Friday, April 7, 2017

L.A. Times: If we're going to rule out negotiations with North Korea, we have to be ready for war

Dan Rather says, "May I offer a gentle suggestion that this is an especially good time to review the history of the Korean War (1950-54.) It’s the 'Forgotten War', which many Americans alive at the time and still living don’t remember--or never knew--much about. And a war that most younger Americans seem to have barely heard about, if at all.

"The reason for suggesting that you become at least sketchily up to date on what happened and why back in the 1950s is: war on the Korean peninsula is now again--sad, even terrifying to say--a real looming possibility. It is not an overstatement to say that one big mistake by the U.S., China, North or South Korea, or some combination of them, could touch off major combat.

"This, not wheeling and dealing on subjects such as tariffs, should be topic one in the talks between President Trump and China’s visiting leader, Xi Jinping. Alas, most of the indications coming out of the White House and the media so far have focused on trade and tariffs, not prevention of war.

"Hurriedly read up on the old Korean war. Read it and take it in - and think. Reckless statements from the new Trump Presidency, together with what is obviously an inexperienced and, frankly, amateurish foreign policy team, have upended long-standing American positions. The result has confused and made more complicated and dangerous all of northern Asia."

In regards to the Korean War, which has never ended, we have been and are in a very serious and tenuous situation.

Following up on Rather's wise advice, here is a brief overview: The Korean War was the first war in which the United Nations Security Council dispatched U.N. Forces to Korea in response to North Korea's invasion of South Korea in 1950.

In the United States, the U.N. response was referred to as a "police action.' It's also known as "The Forgotten War and "The Unknown War."

Hostilities ended with an armistice in 1953. However, there is not a peace treaty only a truce. Since each side agreed to a ceasefire, technically a war between North and South Korea still exists.

The United States in-theater death toll in the Korean War was 33,651. There were 103,284 wounded. As of June 2016, 7,800 Americans remained unaccounted for.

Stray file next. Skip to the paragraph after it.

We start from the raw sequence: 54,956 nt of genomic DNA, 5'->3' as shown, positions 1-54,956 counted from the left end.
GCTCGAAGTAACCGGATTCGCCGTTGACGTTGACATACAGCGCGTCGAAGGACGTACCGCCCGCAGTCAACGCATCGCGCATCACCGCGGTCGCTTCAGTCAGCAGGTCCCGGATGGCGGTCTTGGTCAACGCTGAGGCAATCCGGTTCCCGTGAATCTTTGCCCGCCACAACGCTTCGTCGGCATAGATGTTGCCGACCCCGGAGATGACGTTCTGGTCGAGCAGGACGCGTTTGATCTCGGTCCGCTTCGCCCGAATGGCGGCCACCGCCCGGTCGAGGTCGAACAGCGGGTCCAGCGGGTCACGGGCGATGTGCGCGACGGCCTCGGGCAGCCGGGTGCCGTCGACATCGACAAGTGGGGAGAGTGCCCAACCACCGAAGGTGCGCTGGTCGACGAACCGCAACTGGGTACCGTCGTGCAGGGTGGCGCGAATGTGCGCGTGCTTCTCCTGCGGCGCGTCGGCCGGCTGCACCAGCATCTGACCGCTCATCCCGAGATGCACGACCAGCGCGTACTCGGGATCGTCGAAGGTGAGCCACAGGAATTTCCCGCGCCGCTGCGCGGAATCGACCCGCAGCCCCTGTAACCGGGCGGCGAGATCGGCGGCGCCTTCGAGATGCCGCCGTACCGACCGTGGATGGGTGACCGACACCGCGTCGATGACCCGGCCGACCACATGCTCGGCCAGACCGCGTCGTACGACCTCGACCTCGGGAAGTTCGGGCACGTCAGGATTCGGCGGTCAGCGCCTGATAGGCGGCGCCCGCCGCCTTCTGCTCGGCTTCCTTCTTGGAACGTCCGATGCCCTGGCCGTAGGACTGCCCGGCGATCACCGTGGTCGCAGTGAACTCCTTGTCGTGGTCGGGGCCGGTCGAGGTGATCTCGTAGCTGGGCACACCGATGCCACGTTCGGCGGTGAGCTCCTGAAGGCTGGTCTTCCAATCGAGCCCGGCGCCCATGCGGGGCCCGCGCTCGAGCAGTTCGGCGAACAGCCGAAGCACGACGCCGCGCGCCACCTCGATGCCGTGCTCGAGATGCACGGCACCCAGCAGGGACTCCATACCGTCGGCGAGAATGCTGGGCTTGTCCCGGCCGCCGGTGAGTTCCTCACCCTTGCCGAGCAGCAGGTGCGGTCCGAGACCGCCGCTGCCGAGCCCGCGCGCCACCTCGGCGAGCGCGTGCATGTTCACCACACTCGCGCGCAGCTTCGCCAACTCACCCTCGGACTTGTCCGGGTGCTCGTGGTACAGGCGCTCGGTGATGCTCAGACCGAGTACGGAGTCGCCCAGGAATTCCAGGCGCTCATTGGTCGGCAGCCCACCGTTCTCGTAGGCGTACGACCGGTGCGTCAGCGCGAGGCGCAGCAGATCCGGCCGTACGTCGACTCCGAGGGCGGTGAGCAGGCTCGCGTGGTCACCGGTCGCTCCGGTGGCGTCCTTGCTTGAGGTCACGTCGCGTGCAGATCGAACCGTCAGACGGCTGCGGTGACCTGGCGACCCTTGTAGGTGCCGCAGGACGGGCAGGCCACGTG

Chinese and Korean military losses were around a million, with another million civilian deaths.

The U.S. military provided 90% of all troops involved. Over six million fought on both sides of the Korean War. From the North were more than three million North Korean. Chinese, and Russian troops. From the South were almost three million from South Korea and twenty-one United Nations countries including Australia.

The L.A. Times reports: "During a visit to Seoul last week, Secretary of State Rex Tillerson drew some reddish lines around North Korea.

“'Twenty years of talking has brought us to the point we are today,' Tillerson said at a news conference. 'Talk is not going to change the situation.' If North Korea threatens South Korean or American forces or elevates the level of its weapons program, Tillerson warned, preemptive military action is 'on the table.'

"Tillerson’s comments did not come entirely out of left field. For months, Washington has been abuzz over the possibility that North Korea may successfully test an intercontinental ballistic missile capable of delivering a nuclear weapon to an American city. In a New Year’s address, North Korean ruler Kim Jong Un indicated such a test could come sooner than we think.

"But Tillerson’s warning did signal that the Trump administration is taking U.S. policy toward North Korea in a new direction — that we may be serious about abandoning engagement and willing to pursue containment through military action."

A U.S. Air Force B-1B bomber, right,
and South Korean fighter jets conduct
a joint training exercises over the Korean Peninsula
a Wednesday on March 22. (Associated Press)
If we're going to rule out negotiations with North Korea, we have to be ready for war
By Robert L. Gallucci